Meanwhile Can is sautéing shredded carrots, while I chop green Halhali olives from Hatay, a southern province bordering Syria and the Mediterranean. The crunchy, slightly sour olives--a rare strain the size of a fingernail-- will go into a delicious salad of tomato, scallions, parsley and crushed walnuts, dressed with pomegranate molasses, lemon juice and olive oil. The carrots, seasoned with a pinch of dolma spices--cinnamon, nutmeg and clove--get a spoonful of tahini or sesame paste--Selin's "secret" addition--whisked into the traditional yogurt dressing.
Now the spices are flying into a pilaf of coarse bulgur. The grains are bigger than any I’ve ever seen and come mixed with toasted vermicelli. I chop tomato, onion and garlic, stir in some of that delicious red pepper paste, and spoonfuls—I’m sure we’re adding more than the conservative amounts in the recipe—of cumin, black pepper and sumac, a lemony-tasting, dark purple fruit widely used as a "souring agent" in Middle Eastern cooking. There’s dried mint as well and its aroma floods my senses.
Ten minutes to go and the Selin is showing me how to stuff dried Turkish apricots that have been simmered in water with sugar and lemon until the fruit is soft and the liquid is syrupy. I fill each apricot with a spoonful of kaymak, the unspeakably rich Turkish clotted cream and a fat walnut, then sprinkle it with chopped green pistachios.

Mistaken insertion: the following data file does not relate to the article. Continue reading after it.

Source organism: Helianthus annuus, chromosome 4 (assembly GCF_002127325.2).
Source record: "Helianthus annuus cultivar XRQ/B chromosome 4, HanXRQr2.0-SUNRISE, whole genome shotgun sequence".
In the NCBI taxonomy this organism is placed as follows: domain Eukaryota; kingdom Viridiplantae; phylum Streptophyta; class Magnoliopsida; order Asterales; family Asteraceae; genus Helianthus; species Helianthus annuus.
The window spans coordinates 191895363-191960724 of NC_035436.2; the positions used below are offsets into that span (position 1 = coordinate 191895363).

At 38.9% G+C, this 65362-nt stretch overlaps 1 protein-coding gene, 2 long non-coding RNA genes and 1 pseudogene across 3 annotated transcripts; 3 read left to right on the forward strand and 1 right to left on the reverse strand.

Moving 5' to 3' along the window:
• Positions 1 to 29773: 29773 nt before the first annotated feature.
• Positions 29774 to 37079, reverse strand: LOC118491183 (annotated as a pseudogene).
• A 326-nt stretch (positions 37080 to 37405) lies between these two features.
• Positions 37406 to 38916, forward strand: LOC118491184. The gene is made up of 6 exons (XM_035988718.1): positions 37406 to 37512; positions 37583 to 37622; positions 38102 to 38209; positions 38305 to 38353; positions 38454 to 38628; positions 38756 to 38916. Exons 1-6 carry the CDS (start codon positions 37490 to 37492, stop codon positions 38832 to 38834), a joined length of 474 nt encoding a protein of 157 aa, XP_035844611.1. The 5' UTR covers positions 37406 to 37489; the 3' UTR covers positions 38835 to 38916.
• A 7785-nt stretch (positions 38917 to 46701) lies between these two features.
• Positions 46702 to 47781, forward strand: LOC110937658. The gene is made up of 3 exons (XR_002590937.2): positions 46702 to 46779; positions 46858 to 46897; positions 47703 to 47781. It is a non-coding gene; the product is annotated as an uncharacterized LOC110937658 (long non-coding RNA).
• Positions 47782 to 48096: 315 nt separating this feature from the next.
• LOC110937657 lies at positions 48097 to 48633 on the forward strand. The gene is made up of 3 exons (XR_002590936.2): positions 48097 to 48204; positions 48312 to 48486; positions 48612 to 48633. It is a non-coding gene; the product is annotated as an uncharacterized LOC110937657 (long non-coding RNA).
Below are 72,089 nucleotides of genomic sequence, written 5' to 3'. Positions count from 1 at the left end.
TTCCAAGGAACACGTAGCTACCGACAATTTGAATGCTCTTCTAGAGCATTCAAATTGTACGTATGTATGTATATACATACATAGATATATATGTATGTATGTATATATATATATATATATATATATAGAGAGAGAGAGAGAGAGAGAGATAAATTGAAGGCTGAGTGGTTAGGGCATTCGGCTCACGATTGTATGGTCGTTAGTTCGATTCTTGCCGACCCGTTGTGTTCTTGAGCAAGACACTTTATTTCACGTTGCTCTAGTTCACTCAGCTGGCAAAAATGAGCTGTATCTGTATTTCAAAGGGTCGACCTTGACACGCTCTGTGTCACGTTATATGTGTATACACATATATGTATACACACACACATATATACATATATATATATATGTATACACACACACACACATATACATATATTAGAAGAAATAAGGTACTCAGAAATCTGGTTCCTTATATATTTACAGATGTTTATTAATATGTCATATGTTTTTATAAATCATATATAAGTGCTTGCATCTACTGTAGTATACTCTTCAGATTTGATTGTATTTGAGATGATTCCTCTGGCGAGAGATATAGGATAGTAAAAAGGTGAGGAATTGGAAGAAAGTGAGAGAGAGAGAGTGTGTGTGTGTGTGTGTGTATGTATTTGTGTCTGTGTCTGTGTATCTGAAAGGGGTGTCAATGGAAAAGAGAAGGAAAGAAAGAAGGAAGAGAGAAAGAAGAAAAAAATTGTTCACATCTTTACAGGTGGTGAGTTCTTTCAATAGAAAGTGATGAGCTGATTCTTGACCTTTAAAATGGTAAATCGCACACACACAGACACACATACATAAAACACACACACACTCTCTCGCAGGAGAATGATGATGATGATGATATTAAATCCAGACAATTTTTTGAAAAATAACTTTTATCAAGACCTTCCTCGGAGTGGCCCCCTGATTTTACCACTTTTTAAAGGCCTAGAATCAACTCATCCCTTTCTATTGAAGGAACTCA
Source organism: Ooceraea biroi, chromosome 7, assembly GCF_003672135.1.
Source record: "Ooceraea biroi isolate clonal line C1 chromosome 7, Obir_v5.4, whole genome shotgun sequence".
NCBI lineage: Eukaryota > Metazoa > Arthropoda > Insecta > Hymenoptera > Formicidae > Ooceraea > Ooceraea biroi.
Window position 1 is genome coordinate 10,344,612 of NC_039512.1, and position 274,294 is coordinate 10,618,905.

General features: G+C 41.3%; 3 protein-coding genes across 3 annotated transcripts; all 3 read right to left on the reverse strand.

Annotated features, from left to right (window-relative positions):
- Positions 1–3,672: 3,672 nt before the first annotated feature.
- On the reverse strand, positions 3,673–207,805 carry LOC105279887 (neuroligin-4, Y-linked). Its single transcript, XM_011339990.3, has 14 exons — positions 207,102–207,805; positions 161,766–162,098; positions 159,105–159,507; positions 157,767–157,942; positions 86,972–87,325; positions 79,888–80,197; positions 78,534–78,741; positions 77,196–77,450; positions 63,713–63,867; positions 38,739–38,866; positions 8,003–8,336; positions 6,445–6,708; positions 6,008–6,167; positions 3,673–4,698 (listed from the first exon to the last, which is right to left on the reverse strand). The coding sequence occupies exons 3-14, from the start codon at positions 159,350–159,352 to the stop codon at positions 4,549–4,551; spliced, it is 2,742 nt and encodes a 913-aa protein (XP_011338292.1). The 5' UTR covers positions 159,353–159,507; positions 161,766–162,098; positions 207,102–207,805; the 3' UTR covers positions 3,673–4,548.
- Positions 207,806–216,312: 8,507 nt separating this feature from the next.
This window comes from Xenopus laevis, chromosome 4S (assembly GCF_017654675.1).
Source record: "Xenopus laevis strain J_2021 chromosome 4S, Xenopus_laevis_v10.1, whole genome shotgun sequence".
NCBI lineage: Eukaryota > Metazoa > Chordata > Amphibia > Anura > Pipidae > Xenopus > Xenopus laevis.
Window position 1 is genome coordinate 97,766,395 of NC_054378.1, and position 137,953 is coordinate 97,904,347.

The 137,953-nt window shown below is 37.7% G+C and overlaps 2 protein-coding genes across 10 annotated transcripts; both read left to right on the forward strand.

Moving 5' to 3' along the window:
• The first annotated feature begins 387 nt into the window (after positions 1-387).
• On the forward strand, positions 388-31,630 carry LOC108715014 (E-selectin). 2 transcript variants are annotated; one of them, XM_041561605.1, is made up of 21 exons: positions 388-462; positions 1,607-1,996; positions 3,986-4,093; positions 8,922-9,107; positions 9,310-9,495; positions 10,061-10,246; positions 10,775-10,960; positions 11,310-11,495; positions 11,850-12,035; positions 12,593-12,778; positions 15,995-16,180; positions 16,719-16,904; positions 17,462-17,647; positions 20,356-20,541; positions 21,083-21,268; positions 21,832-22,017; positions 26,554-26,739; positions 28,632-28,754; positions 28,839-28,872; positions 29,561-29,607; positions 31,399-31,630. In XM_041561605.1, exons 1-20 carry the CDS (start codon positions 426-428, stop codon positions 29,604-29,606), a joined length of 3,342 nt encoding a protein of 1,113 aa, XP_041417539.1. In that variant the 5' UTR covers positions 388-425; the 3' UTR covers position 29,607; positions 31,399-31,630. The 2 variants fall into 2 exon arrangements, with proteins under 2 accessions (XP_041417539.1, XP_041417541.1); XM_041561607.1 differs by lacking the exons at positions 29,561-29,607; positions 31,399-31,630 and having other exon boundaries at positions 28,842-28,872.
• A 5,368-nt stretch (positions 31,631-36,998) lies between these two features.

I set the table.
The doorbell rings. B and Serendipity have arrived on the stroke of noon. Yoyo, the family's energetic Jack Russell terrier (a.k.a. "the terrorist) races aroun, barking madly. After more cherry juice and lively conversation, we repair to Selin’s big dining room table. It is set with blue and white china, white linens and her good silver.
“Eat! Eat!” she exclaims. And we do.
At Selin's table, the mezze or cold starters, include a peppery cheese from Antakya, carrot salad dressed with yogurt, and the green olive salad with pomegranate molasses.
Everything is delicious. The pureed lentil soup, drizzled with a spoonful of melted butter whisked with flaky red pepper, is unexpectedly sumptuous. The chard rolls, simmered in the spicy broth, are delicately flavored and the Antakya pepper paste lends a burnished glow to the meat and rice stuffing. We dive into the olive salad, reveling in its salty, tangy flavors, then into the sweetly spiced carrot salad, with its addictive tahini-laced yogurt dressing.
It’s a stellar meal, but if I had to choose a favorite dish, it would be the bulgur pilaf: none of us can get enough of its nutty texture and gorgeous flavors.
For dessert, a single apricot, simmered in red wine, then stuffed with kaymak, the unspeakably rich Turkish clotted cream, and a plump walnut.
And I’m not forgetting the to-die-for apricots. There’s one for each of us, which is just as well—though I could have eaten four—since Selin has just produced a huge box of Syrian sweets. “I picked these up in Antakya,” she says, opening the lid. “It’s just three hours away from Aleppo, where pistachios grow.”
The finale: a box of Syrian sweets from Aleppo, including several stuffed with pistachios.
It’s a treasure chest of nutty delights, an encyclopedia, if you will, of sweet nut-filled confectionery: cashew fingers, pine nut triangles, pistachio baklava and more.
There’s a certain point, in Turkey, when you know you’ve eaten too much, but all the signals that say, “Enough!” just sputter and die. You’re more than replete, but the food is so good that you happily keep stuffing it into your mouth.
“Eat!” says Selin. And once again, we do.
To contact Selin Rozanes, see her website at www.turkishflavors.com